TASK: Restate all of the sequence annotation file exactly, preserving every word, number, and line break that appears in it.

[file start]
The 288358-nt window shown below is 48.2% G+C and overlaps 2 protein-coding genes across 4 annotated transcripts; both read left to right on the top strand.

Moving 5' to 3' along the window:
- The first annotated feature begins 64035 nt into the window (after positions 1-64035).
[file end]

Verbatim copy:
The 288358-nt window shown below is 48.2% G+C and overlaps 2 protein-coding genes across 4 annotated transcripts; both read left to right on the top strand.

Moving 5' to 3' along the window:
- The first annotated feature begins 64035 nt into the window (after positions 1-64035).